Of course with such a record she attracts many reporters and interviewers, and so in one such occasion, she was asked what her greatest achievement was. To quote her “the achievement I am most proud of is maturing from someone who was angry and upset about being differently abled, to now being able to celebrate that and use it as an opportunity to give hope and inspiration to people”. What a humble response.

As of March this year, she teamed up with Handicap International to help change the mindsets of people in Ethiopia. According to her, in Ethiopia, people with disabilities are shunned, many of them being denied education because their parents don’t think they can gain anything from going to school. What a retrogressive way of thinking. Her role, together with the team from Handicap International, was to share her life story, her accomplishments with an aim of changing people’s attitudes so that they could see that disability is not inability. She was also going to try to encourage the acceptance of persons with disabilities in that society and the world as a whole. What a noble cause!

If this 30-year old armless woman can achieve what she has achieved, what is your excuse not to? I remember reading one of her quotes where she said that her accomplishments are just as much a story of opportunity, as they are about possibilities. But the truth is, if she had felt sorry and resigned herself to her condition, would she have made it to win recognition in the world, leave alone the Guinness World book of records? I bet the answer is a resounding no.

I don’t know what your challenge is really, and though I stand to be corrected, I don’t believe it can be greater than Cox’s challenges. As I write this article I can’t image the amount of work she had to put in, in order to defy all her odds to become the inspiration she is today. It is mind blowing trying to imagine her flying a plane at 10,000ft above sea level, since that is what she has been licensed for. I also can’t imagine her kicking some man’s behind simply because he probably assumed she was a “person with disability”. I have to admit though that this would be interesting to watch. And as for her handwriting, I bet it is better than that of some people whose handwriting could be mistaken for being the Wingdings font in Microsoft office; you know that font that looks like gibberish? Yeah. That one.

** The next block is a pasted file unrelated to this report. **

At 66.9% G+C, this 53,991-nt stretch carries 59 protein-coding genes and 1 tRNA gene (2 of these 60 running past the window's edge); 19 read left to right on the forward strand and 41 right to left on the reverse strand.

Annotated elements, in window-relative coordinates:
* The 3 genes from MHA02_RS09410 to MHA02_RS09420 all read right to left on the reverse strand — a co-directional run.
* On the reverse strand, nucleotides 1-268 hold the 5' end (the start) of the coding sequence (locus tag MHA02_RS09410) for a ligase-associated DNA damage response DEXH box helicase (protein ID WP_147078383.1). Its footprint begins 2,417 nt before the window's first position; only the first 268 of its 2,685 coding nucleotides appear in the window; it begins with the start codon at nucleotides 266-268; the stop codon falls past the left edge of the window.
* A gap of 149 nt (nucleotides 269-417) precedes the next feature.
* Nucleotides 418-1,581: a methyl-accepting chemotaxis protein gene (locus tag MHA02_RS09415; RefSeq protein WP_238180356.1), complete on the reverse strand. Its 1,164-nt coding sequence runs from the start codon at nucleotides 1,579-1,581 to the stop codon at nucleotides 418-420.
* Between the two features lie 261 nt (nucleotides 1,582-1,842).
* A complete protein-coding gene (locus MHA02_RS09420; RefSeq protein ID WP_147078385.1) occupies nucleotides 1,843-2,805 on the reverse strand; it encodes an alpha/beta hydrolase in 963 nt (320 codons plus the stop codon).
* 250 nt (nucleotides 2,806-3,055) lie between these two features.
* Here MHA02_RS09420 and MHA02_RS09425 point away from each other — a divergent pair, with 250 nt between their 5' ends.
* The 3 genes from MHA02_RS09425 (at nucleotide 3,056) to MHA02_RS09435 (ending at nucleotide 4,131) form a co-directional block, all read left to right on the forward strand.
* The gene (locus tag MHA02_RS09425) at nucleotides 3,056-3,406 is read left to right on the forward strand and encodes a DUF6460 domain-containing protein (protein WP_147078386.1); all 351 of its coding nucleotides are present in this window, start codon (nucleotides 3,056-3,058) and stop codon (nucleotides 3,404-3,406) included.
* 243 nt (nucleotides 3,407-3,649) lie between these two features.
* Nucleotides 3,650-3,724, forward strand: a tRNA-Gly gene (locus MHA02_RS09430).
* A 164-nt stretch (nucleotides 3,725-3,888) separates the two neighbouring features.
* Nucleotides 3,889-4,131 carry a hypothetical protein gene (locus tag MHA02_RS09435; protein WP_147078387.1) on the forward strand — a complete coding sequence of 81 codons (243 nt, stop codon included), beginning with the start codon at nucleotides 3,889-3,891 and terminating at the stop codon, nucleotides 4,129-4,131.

As I conclude this article I do not know what your challenges are, nor do I know what limitations you really have. What I do know is that if you make a conscious and determined decision to not let those challenges and limitations stop you from achieving your dreams, then you can rest assured you will achieve them. The road ahead may not be easy for you, but your determination will be enough to catapult you to your desired destination.

For instance if it is a question of being illiterate, the now late Kimani Maruge, who joined primary school at the age of Eighty-Eight (88) is a classic example that if you are determined, nothing will be a barrier to achieving your goals. If it is a question of not knowing how to perform certain duties at your office, asking someone who knows will not qualify you to be a fool; if anything, your not asking may actually prove you to be one especially when you make a mistake that affects the company adversely, yet this could have been easily avoided had you asked for guidance.

As we start this week I leave you with some few questions; what is your excuse for not doing more than you are doing today? What is your excuse for living a mediocre and unfulfilling life? What is your excuse for not living up to your full potential?

As you answer those questions, think about these words by Jim Rohn, “If you really want to do something, you will find a way. If you don’t, you’ll find an excuse”.

Wishing you all an excuse-free week!

PS: Article published in Tanzania's Guardian on Sunday on the 22nd September, 2013, under my weekly column "Thoughts in Words"